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Reviewed by:
Chan, Crystal All That I Can Fix. Simon Pulse, 2018 [320p]
Trade ed. ISBN 978-1-5344-0888-3 $18.99
E-book ed. ISBN 978-1-5344-0890-6 $10.99
Reviewed from galleys R* Gr. 8–10

[correction]

Fifteen-year-old Ronney hates explaining his identity to people interrogating his mixed-race appearance, and he hates Thursdays. It was on a Thursday that his dad brought a gun home, and it was on another, two years ago, that his dad attempted suicide using that same gun. It’s again on a Thursday when a local exotic animal collector sets his animals free and then commits suicide, and the media, the authorities, and gun-rights, animal-rights, and gun-control activists all swarm small-town Makersville, Indiana. With lions, tigers, and more now roaming the streets, Ronney, already a bit of a cynic, begins to question both nature and his family situation. As his father refuses to take his medication and his mother copes via diving deep into hers, much of the caretaking of his sister and their home is left to Ronney alone; town-wide gun ownership increases in response to the maulings, and a general air of disquiet is palpable as gunshots endanger lives both human and animal. Those are provocative themes, and the detail of the escaped animals (based on a real event a few years ago in Ohio) adds a surreal touch, as wild animals lurk in the background of a story that’s squarely human. His parents’ adult-sized issues, his own teenage angst, and the care of a young child all find their way onto Ronney’s plate, and he struggles against turning cold to it all. While the conclusion (Ronney’s little sister puts an end to the madness by shooting a tiger and, accidentally, their father) is surprisingly neat for a story so worthwhile in its messiness, this is a fitting read for complicated times.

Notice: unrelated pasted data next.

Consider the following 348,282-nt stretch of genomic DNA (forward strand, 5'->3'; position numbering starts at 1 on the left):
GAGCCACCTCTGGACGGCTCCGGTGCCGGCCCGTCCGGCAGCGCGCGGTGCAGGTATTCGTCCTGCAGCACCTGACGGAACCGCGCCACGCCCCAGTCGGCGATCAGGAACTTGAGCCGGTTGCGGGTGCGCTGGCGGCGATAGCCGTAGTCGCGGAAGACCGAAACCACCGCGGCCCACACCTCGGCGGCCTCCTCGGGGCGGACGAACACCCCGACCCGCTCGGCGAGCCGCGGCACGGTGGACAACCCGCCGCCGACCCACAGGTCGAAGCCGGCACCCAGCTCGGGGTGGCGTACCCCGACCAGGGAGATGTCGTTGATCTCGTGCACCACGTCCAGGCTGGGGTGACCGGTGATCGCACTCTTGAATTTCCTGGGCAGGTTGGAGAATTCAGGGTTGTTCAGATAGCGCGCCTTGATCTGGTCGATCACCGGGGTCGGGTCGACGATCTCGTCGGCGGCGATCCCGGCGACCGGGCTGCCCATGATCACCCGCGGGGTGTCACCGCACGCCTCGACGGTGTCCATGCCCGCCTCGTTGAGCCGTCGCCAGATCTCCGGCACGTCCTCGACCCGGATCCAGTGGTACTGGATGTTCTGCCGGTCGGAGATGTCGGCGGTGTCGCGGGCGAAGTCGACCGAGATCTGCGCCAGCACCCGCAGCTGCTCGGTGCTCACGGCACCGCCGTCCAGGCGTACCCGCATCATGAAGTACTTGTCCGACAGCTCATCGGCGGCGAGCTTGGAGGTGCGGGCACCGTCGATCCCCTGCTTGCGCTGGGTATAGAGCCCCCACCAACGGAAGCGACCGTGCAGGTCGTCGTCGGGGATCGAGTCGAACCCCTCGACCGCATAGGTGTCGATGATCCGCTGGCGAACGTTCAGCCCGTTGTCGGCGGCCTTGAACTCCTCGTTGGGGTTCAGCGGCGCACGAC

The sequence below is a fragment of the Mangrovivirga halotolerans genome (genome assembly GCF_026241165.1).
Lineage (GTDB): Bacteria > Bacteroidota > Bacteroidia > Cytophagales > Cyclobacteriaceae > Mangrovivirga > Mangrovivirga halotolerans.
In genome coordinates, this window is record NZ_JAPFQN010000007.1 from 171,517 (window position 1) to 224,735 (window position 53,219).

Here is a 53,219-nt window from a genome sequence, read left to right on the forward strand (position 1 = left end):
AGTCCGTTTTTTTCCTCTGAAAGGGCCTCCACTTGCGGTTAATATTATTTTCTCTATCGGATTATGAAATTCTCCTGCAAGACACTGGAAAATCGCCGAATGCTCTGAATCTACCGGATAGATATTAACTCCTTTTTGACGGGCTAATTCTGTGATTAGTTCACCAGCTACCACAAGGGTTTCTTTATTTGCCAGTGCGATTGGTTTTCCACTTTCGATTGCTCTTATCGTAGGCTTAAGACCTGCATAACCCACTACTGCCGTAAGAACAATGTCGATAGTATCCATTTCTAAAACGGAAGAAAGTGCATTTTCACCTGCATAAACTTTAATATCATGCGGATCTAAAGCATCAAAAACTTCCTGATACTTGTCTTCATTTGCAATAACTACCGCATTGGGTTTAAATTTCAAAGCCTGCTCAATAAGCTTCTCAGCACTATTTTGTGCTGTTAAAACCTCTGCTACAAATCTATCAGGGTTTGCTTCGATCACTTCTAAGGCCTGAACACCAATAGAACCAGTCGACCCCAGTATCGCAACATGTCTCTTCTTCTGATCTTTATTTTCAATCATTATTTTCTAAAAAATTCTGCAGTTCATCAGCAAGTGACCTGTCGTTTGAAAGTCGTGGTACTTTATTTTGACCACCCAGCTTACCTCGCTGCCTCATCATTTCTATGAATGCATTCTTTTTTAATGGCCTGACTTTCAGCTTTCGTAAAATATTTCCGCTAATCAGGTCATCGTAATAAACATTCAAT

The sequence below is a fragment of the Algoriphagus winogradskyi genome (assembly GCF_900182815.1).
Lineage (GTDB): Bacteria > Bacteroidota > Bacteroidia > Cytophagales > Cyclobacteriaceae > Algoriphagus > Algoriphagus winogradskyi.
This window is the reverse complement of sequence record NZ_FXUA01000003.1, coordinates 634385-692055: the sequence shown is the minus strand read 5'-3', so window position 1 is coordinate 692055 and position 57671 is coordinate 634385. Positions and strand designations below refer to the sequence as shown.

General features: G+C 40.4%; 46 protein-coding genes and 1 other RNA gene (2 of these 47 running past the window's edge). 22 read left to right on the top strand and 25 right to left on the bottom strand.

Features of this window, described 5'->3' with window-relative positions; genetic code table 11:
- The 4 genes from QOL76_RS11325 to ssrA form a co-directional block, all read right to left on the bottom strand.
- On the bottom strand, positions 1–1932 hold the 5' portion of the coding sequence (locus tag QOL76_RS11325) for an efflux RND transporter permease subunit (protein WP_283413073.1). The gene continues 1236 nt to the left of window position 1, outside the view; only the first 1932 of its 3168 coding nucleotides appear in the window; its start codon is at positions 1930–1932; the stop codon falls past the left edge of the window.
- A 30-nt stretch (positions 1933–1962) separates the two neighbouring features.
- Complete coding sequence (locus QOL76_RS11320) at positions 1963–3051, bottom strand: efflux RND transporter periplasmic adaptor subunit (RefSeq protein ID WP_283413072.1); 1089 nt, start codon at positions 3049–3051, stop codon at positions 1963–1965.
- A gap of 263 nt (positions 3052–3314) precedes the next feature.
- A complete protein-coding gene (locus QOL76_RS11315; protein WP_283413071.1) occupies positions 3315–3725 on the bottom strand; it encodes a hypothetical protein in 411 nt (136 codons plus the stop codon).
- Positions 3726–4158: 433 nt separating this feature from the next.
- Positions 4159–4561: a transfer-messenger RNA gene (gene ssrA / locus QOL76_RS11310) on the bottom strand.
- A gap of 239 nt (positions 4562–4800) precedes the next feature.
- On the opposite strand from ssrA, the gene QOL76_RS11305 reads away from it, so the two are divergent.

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Additional Information

ISSN
1558-6766
Print ISSN
0008-9036
Pages
p. 422
Launched on MUSE
2018-05-11
Open Access
No
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